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Cochrane Corner: Economics and health care

Have you ever wanted to have a description of health economics that made some sort of sense to you? Bandolier has found a sensible description that is really helpful to people trying to get their brains around how clinical effectiveness and economic effectiveness can be brought together.

It comes from the Cochrane Collaboration handbook - and we found it on-line on the Internet, though it is also found in the printed version [1]. It is designed to help reviewers and economists to work together.

Making decisions

Decisions about health care often entail making trade-offs between the estimated benefits and the estimated harms and costs of the intervention. This can occur if the benefits and costs are both either higher or lower for one form of health care than for another.

Resources will always be limited. They should be used to provide equitably those forms of health care that have been shown in properly designed evaluations to be effective. The need for efficiency in health care, and other activities, arises from the fact that there will never be enough resources to satisfy human wants completely.


Given this notion of scarcity , if follows that use of resources for a given form of health care inevitably involves a sacrifice. That is, the health care system forgoes the opportunity to use the same resources in other beneficial activities. Consequently the economist measures cost in terms of the benefit that would be derived from using resources in their best alternative use.

Hence the economist's term, opportunity cost . This concept should be contrasted with a strictly financial concept of cost, which relates to the cash outlays for units of the resource. It is important for reviewers to bear in mind this important distinction when considering what data to collect about cost from trials. While economic and financial estimates of cost will sometimes coincide, this is frequently not the case.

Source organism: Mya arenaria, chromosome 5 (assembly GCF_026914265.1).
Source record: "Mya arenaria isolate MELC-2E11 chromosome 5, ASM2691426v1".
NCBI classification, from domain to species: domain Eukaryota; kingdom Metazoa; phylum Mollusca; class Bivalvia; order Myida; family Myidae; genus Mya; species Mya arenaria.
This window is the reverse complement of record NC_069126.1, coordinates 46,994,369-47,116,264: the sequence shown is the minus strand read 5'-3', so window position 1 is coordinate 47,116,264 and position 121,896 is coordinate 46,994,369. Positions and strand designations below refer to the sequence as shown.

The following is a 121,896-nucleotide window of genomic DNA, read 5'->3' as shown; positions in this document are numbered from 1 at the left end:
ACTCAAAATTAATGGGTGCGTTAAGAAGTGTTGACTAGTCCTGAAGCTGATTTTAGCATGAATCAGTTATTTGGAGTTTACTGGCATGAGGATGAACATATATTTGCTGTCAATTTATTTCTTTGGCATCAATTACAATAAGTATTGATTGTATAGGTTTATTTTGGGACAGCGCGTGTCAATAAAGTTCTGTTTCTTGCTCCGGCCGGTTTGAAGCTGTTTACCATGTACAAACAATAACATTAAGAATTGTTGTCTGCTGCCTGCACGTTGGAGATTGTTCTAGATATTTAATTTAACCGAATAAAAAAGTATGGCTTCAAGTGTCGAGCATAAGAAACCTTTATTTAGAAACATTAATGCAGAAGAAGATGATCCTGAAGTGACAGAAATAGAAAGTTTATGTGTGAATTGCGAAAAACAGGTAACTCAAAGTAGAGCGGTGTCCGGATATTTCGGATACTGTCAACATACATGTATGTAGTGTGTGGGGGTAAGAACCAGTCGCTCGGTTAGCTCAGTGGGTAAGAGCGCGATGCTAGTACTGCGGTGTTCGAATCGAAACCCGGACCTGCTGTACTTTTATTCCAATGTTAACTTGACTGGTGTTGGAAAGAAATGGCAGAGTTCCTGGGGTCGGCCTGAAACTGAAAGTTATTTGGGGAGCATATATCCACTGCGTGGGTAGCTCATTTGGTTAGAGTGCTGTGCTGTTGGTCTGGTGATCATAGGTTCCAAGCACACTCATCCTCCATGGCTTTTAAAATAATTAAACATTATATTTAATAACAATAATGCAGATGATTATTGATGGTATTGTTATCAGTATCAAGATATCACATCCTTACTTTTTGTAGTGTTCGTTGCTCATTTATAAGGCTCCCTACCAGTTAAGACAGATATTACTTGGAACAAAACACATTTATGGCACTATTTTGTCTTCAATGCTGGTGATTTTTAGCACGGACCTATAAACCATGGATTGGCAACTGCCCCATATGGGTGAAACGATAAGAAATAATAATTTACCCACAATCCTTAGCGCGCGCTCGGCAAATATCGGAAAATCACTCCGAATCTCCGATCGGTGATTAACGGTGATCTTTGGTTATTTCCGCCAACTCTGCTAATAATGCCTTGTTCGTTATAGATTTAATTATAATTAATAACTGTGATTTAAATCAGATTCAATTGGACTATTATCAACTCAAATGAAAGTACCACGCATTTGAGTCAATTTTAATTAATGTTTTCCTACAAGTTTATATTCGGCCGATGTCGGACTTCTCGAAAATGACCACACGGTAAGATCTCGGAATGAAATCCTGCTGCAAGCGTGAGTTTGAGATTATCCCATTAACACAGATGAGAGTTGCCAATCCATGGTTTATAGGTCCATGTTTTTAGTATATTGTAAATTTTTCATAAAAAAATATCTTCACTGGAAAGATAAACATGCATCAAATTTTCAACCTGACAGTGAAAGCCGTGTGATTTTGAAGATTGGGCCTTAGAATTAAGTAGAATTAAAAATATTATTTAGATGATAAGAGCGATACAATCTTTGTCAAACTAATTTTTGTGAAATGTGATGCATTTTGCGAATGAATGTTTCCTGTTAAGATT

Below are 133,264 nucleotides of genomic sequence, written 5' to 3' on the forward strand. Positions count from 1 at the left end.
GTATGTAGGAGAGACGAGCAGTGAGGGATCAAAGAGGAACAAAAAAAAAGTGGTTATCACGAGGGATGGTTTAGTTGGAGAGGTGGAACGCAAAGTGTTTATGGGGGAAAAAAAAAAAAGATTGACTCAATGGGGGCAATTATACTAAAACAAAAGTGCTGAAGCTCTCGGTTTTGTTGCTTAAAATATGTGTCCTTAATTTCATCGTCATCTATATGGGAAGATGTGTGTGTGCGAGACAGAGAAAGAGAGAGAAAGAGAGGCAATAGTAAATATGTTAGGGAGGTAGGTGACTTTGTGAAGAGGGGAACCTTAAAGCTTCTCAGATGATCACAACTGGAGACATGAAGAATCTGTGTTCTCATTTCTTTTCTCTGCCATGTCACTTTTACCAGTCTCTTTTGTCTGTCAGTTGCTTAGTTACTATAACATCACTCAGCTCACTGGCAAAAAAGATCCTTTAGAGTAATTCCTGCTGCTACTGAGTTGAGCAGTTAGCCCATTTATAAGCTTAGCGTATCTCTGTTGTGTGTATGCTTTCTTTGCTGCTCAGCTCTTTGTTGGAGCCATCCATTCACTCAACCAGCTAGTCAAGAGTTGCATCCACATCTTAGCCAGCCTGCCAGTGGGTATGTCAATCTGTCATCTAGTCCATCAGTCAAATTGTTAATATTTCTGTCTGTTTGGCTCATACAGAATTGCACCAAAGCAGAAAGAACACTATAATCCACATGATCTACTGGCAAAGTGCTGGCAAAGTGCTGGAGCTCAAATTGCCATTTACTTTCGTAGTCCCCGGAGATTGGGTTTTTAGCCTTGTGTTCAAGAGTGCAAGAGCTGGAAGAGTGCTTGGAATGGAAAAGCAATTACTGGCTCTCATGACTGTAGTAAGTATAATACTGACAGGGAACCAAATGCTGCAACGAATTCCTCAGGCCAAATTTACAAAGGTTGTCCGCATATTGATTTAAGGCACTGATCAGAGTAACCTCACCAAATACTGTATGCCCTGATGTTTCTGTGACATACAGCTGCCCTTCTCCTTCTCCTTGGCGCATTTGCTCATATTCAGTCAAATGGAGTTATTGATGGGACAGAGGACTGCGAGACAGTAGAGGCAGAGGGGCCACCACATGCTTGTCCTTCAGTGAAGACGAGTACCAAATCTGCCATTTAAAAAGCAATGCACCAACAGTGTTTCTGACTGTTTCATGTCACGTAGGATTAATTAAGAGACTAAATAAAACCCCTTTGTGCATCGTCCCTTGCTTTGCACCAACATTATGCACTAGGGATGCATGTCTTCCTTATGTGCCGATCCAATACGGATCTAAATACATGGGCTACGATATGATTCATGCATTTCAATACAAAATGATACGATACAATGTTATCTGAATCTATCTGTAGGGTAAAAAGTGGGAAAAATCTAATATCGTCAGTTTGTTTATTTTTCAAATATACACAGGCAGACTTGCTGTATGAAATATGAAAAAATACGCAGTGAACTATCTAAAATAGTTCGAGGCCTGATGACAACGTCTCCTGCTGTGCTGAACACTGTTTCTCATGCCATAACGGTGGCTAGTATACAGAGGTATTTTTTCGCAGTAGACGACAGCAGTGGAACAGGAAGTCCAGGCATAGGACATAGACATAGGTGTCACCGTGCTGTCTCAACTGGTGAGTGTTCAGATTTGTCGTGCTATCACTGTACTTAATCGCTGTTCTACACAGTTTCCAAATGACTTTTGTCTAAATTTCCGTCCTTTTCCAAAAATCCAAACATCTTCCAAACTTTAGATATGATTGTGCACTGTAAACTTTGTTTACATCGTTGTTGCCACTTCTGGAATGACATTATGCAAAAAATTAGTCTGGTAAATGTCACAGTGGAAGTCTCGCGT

Cost effectiveness

The cost-effectiveness of a particular form of health care can be defined as the ratio of the net change in health care costs to the net change in health outcomes. Following these definitions of cost and cost-effectiveness, it is possible to state what information economists require in order to perform cost-effectiveness analyses or other types of economic evaluations:
  • identification of all main event pathways that have distinct resource implications or outcome values associated with them
  • estimation of the probabilities associated with the main event pathways
  • descriptive data to enable the resource consequences associated with each pathway to be measured
  • descriptive data to enable the outcomes associated with each pathway to be valued

Event pathways

Event pathways represent substantively different health outcomes or processes. They consist of a clinical event, how that event is managed, the resources used to manage that event, subsequent events associated with either the event or how it is managed, and the cost of those resources.


These pages in the Cochrane handbook go on to give a straightforward account of how reviewers or others can construct simple clinical event pathways to enable them to perform an economic evaluation. It indicates which are the important events to be identified and the time scales to be examined, especially in follow up.

Great practical information, readable, and above all interesting. The main feature that shines through is that the economic analysis follows the clinical event - which is the way it should be.


  1. Preparing and maintaining systematic reviews (editor Andy Oxman). The Cochrane Collaboration handbook, 1994 VI 43-49.
  2. Also on the Internet at:

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